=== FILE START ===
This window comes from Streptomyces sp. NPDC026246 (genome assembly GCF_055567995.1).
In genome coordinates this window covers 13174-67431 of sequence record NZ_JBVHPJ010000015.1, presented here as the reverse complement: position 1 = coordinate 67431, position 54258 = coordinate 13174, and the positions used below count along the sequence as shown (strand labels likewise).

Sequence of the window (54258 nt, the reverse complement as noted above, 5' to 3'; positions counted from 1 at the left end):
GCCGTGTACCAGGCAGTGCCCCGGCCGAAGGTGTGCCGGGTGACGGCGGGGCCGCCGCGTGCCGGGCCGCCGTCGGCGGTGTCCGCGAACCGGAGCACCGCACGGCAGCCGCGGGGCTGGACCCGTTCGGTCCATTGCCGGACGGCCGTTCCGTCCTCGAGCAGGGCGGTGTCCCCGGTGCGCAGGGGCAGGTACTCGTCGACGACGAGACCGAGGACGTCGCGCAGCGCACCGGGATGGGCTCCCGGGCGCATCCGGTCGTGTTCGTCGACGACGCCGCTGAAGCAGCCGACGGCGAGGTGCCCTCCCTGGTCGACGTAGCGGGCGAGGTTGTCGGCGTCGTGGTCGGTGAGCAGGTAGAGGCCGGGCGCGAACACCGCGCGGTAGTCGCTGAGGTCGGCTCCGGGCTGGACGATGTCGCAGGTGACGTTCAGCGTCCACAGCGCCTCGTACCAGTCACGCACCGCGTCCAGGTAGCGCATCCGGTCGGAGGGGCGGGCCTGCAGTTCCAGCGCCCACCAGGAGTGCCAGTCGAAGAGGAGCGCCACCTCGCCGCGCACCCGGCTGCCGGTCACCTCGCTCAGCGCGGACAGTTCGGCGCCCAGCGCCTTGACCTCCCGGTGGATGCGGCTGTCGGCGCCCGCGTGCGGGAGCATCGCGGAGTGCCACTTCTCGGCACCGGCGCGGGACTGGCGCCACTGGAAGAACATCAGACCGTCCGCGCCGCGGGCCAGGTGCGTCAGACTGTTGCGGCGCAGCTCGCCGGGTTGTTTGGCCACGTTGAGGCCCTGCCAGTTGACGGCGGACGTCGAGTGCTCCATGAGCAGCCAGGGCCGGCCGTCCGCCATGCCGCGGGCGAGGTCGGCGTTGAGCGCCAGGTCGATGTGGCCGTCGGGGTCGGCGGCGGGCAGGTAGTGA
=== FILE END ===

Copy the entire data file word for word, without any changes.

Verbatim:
This window comes from Streptomyces sp. NPDC026246 (genome assembly GCF_055567995.1).
In genome coordinates this window covers 13174-67431 of sequence record NZ_JBVHPJ010000015.1, presented here as the reverse complement: position 1 = coordinate 67431, position 54258 = coordinate 13174, and the positions used below count along the sequence as shown (strand labels likewise).

Sequence of the window (54258 nt, the reverse complement as noted above, 5' to 3'; positions counted from 1 at the left end):
GCCGTGTACCAGGCAGTGCCCCGGCCGAAGGTGTGCCGGGTGACGGCGGGGCCGCCGCGTGCCGGGCCGCCGTCGGCGGTGTCCGCGAACCGGAGCACCGCACGGCAGCCGCGGGGCTGGACCCGTTCGGTCCATTGCCGGACGGCCGTTCCGTCCTCGAGCAGGGCGGTGTCCCCGGTGCGCAGGGGCAGGTACTCGTCGACGACGAGACCGAGGACGTCGCGCAGCGCACCGGGATGGGCTCCCGGGCGCATCCGGTCGTGTTCGTCGACGACGCCGCTGAAGCAGCCGACGGCGAGGTGCCCTCCCTGGTCGACGTAGCGGGCGAGGTTGTCGGCGTCGTGGTCGGTGAGCAGGTAGAGGCCGGGCGCGAACACCGCGCGGTAGTCGCTGAGGTCGGCTCCGGGCTGGACGATGTCGCAGGTGACGTTCAGCGTCCACAGCGCCTCGTACCAGTCACGCACCGCGTCCAGGTAGCGCATCCGGTCGGAGGGGCGGGCCTGCAGTTCCAGCGCCCACCAGGAGTGCCAGTCGAAGAGGAGCGCCACCTCGCCGCGCACCCGGCTGCCGGTCACCTCGCTCAGCGCGGACAGTTCGGCGCCCAGCGCCTTGACCTCCCGGTGGATGCGGCTGTCGGCGCCCGCGTGCGGGAGCATCGCGGAGTGCCACTTCTCGGCACCGGCGCGGGACTGGCGCCACTGGAAGAACATCAGACCGTCCGCGCCGCGGGCCAGGTGCGTCAGACTGTTGCGGCGCAGCTCGCCGGGTTGTTTGGCCACGTTGAGGCCCTGCCAGTTGACGGCGGACGTCGAGTGCTCCATGAGCAGCCAGGGCCGGCCGTCCGCCATGCCGCGGGCGAGGTCGGCGTTGAGCGCCAGGTCGATGTGGCCGTCGGGGTCGGCGGCGGGCAGGTAGTGA